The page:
COVID-19 Evidence Alerts
from McMaster PLUSTM

Current best evidence for clinical care (more info)

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Diagnosis Garcia-Finana M, Hughes DM, Cheyne CP, et al. Performance of the Innova SARS-CoV-2 antigen rapid lateral flow test in the Liverpool asymptomatic testing pilot: population based cohort study. BMJ. 2021 Jul 6;374:n1637. doi: 10.1136/bmj.n1637.
Abstract

OBJECTIVE: To assess the performance of the SARS-CoV-2 antigen rapid lateral flow test (LFT) versus polymerase chain reaction testing in the asymptomatic general population attending testing centres.

DESIGN: Observational cohort study.

SETTING: Community LFT pilot at covid-19 testing sites in Liverpool, UK.

PARTICIPANTS: 5869 asymptomatic adults (=18 years) voluntarily attending one of 48 testing sites during 6-29 November 2020.

INTERVENTIONS: Participants were tested using both an Innova LFT and a quantitative reverse-transcriptase polymerase chain reaction (RT-qPCR) test based on supervised self-administered swabbing at testing sites.

MAIN OUTCOME MEASURES: Sensitivity, specificity, and predictive values of LFT compared with RT-qPCR in an epidemic steady state of covid-19 among adults with no classic symptoms of the disease.

RESULTS: Of 5869 test results, 22 (0.4%) LFT results and 343 (5.8%) RT-qPCR results were void (that is, when the control line fails to appear within 30 minutes). Excluding the void results, the LFT versus RT-qPCR showed a sensitivity of 40.0% (95% confidence interval 28.5% to 52.4%; 28/70), specificity of 99.9% (99.8% to 99.99%; 5431/5434), positive predictive value of 90.3% (74.2% to 98.0%; 28/31), and negative predictive value of 99.2% (99.0% to 99.4%; 5431/5473). When the void samples were assumed to be negative, a sensitivity was observed for LFT of 37.8% (26.8% to 49.9%; 28/74), specificity of 99.6% (99.4% to 99.8%; 5431/5452), positive predictive value of 84.8% (68.1% to 94.9%; 28/33), and negative predictive value of 93.4% (92.7% to 94.0%; 5431/5814). The sensitivity in participants with an RT-qPCR cycle threshold (Ct) of <18.3 (approximate viral loads >106 RNA copies/mL) was 90.9% (58.7% to 99.8%; 10/11), a Ct of <24.4 (>104 RNA copies/mL) was 69.4% (51.9% to 83.7%; 25/36), and a Ct of >24.4 (<104 RNA copies/mL) was 9.7% (1.9% to 23.7%; 3/34). LFT is likely to detect at least three fifths and at most 998 in every 1000 people with a positive RT-qPCR test result with high viral load.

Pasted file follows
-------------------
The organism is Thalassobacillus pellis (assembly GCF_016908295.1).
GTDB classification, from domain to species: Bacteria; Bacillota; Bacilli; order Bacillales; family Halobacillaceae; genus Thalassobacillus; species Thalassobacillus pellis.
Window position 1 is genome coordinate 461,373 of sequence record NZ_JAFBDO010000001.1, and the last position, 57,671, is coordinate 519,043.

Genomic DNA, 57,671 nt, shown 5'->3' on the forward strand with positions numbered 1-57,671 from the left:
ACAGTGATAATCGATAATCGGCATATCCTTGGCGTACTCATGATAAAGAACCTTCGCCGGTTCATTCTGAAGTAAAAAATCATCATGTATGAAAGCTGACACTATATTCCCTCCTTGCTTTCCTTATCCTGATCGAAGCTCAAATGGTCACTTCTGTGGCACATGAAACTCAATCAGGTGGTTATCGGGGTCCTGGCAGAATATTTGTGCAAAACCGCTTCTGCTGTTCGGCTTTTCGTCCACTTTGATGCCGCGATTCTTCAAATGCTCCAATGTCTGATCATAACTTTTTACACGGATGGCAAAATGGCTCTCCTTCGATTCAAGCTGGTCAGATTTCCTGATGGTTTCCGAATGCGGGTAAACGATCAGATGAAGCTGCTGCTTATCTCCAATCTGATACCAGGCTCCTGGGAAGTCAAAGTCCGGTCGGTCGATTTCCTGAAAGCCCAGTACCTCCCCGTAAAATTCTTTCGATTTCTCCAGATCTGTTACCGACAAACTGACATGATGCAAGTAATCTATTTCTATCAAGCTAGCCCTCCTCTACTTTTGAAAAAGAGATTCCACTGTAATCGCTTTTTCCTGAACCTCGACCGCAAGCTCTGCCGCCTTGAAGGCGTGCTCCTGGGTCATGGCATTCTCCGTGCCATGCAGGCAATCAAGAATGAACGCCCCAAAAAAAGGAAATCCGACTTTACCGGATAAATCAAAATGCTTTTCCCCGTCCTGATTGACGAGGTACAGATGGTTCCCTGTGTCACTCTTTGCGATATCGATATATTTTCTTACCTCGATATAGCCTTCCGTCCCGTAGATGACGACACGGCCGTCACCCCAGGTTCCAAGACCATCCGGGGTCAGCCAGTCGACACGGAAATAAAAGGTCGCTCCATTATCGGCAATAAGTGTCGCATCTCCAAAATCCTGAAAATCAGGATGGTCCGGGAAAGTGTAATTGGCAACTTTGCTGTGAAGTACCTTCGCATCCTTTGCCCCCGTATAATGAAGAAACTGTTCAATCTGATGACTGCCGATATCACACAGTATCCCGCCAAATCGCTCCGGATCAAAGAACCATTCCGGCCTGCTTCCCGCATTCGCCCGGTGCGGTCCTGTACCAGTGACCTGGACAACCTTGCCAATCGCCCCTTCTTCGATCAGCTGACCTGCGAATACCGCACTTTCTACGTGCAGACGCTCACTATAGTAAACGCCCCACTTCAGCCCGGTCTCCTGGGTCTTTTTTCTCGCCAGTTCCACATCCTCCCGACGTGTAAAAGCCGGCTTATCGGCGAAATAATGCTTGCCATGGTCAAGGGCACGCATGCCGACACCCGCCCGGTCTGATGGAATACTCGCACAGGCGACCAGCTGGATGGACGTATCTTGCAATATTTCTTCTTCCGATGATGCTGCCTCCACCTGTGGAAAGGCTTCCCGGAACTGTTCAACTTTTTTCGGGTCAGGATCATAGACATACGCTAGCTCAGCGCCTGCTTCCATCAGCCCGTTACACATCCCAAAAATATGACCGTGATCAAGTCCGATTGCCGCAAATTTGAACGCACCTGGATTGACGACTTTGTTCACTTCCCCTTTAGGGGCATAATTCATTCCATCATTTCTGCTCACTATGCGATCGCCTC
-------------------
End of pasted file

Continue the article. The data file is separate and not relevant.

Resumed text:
CONCLUSIONS: The Innova LFT can be useful for identifying infections among adults who report no symptoms of covid-19, particularly those with high viral load who are more likely to infect others. The number of asymptomatic adults with lower Ct (indicating higher viral load) missed by LFT, although small, should be considered when using single LFT in high consequence settings. Clear and accurate communication with the public about how to interpret test results is important, given the chance of missing some cases, even at high viral loads. Further research is needed to understand how infectiousness is reflected in the viral antigen shedding detected by LFT versus the viral loads approximated by RT-qPCR.

Ratings
Discipline / Specialty Area Score
Infectious Disease
Public Health
Hospital Doctor/Hospitalists
Internal Medicine
Comments from MORE raters

Hospital Doctor/Hospitalists rater

Most hospitals have altered their asymptomatic COVID-19 testing screening protocols to take advantage of the highly effect nature of existing vaccines, and relatively few hospitalists are given the choice between multiple platforms for testing asymptomatic patients. My concern is that the relatively low sensitivity (only 40%!) may be unsuitable for most screening purposes in an inpatient setting.

Infectious Disease rater

Well done and well presented comparison of the sensitivity of the Innova SARS-CoV-2 antigen rapid lateral flow test against PCR in 5,869 asymptomatic adults attending one of 48 testing sites in November 2020. Most infectious diseases attendings probably already understand that the sensitivity of rapid tests is proportional to the viral load in the sample.